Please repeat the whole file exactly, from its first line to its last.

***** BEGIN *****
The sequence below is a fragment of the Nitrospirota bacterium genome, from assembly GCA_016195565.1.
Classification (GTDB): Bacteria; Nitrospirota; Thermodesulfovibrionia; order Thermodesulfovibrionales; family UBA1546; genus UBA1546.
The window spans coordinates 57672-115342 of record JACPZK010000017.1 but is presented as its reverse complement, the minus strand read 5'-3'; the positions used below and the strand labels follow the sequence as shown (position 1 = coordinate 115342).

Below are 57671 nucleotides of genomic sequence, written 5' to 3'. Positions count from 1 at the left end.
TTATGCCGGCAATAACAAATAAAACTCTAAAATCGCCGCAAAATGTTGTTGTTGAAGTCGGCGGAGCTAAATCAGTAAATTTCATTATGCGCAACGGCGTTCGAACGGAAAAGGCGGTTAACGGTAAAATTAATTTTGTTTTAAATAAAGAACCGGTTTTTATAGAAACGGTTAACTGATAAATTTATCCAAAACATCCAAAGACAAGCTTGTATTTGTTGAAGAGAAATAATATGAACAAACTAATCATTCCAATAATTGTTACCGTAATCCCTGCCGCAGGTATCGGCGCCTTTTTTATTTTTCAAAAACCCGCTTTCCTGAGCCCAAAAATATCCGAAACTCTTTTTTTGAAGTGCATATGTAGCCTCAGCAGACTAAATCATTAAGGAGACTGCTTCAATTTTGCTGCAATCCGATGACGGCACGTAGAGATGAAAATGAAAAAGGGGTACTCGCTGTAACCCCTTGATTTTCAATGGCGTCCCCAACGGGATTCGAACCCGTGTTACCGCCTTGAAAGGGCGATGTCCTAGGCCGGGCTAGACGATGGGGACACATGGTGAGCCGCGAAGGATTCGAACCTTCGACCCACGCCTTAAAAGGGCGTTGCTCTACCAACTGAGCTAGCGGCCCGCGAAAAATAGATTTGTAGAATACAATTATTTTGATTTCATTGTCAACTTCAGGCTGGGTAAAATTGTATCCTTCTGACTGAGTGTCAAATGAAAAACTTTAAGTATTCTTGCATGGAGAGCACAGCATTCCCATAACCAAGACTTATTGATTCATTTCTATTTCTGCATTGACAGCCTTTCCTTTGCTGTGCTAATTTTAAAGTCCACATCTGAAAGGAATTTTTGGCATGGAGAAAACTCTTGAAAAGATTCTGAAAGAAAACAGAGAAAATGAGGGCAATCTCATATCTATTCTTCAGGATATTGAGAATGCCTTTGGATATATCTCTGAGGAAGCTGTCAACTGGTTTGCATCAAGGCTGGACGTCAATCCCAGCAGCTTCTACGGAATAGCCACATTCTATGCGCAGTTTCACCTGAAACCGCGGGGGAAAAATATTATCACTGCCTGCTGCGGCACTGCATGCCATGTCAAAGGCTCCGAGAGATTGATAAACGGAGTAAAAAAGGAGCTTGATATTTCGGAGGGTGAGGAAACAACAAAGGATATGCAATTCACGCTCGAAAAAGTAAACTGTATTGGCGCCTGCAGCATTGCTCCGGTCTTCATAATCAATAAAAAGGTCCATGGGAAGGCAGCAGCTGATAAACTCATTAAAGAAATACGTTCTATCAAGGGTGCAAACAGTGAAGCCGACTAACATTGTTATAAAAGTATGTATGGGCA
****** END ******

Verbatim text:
The sequence below is a fragment of the Nitrospirota bacterium genome, from assembly GCA_016195565.1.
Classification (GTDB): Bacteria; Nitrospirota; Thermodesulfovibrionia; order Thermodesulfovibrionales; family UBA1546; genus UBA1546.
The window spans coordinates 57672-115342 of record JACPZK010000017.1 but is presented as its reverse complement, the minus strand read 5'-3'; the positions used below and the strand labels follow the sequence as shown (position 1 = coordinate 115342).

Below are 57671 nucleotides of genomic sequence, written 5' to 3'. Positions count from 1 at the left end.
TTATGCCGGCAATAACAAATAAAACTCTAAAATCGCCGCAAAATGTTGTTGTTGAAGTCGGCGGAGCTAAATCAGTAAATTTCATTATGCGCAACGGCGTTCGAACGGAAAAGGCGGTTAACGGTAAAATTAATTTTGTTTTAAATAAAGAACCGGTTTTTATAGAAACGGTTAACTGATAAATTTATCCAAAACATCCAAAGACAAGCTTGTATTTGTTGAAGAGAAATAATATGAACAAACTAATCATTCCAATAATTGTTACCGTAATCCCTGCCGCAGGTATCGGCGCCTTTTTTATTTTTCAAAAACCCGCTTTCCTGAGCCCAAAAATATCCGAAACTCTTTTTTTGAAGTGCATATGTAGCCTCAGCAGACTAAATCATTAAGGAGACTGCTTCAATTTTGCTGCAATCCGATGACGGCACGTAGAGATGAAAATGAAAAAGGGGTACTCGCTGTAACCCCTTGATTTTCAATGGCGTCCCCAACGGGATTCGAACCCGTGTTACCGCCTTGAAAGGGCGATGTCCTAGGCCGGGCTAGACGATGGGGACACATGGTGAGCCGCGAAGGATTCGAACCTTCGACCCACGCCTTAAAAGGGCGTTGCTCTACCAACTGAGCTAGCGGCCCGCGAAAAATAGATTTGTAGAATACAATTATTTTGATTTCATTGTCAACTTCAGGCTGGGTAAAATTGTATCCTTCTGACTGAGTGTCAAATGAAAAACTTTAAGTATTCTTGCATGGAGAGCACAGCATTCCCATAACCAAGACTTATTGATTCATTTCTATTTCTGCATTGACAGCCTTTCCTTTGCTGTGCTAATTTTAAAGTCCACATCTGAAAGGAATTTTTGGCATGGAGAAAACTCTTGAAAAGATTCTGAAAGAAAACAGAGAAAATGAGGGCAATCTCATATCTATTCTTCAGGATATTGAGAATGCCTTTGGATATATCTCTGAGGAAGCTGTCAACTGGTTTGCATCAAGGCTGGACGTCAATCCCAGCAGCTTCTACGGAATAGCCACATTCTATGCGCAGTTTCACCTGAAACCGCGGGGGAAAAATATTATCACTGCCTGCTGCGGCACTGCATGCCATGTCAAAGGCTCCGAGAGATTGATAAACGGAGTAAAAAAGGAGCTTGATATTTCGGAGGGTGAGGAAACAACAAAGGATATGCAATTCACGCTCGAAAAAGTAAACTGTATTGGCGCCTGCAGCATTGCTCCGGTCTTCATAATCAATAAAAAGGTCCATGGGAAGGCAGCAGCTGATAAACTCATTAAAGAAATACGTTCTATCAAGGGTGCAAACAGTGAAGCCGACTAACATTGTTATAAAAGTATGTATGGGCA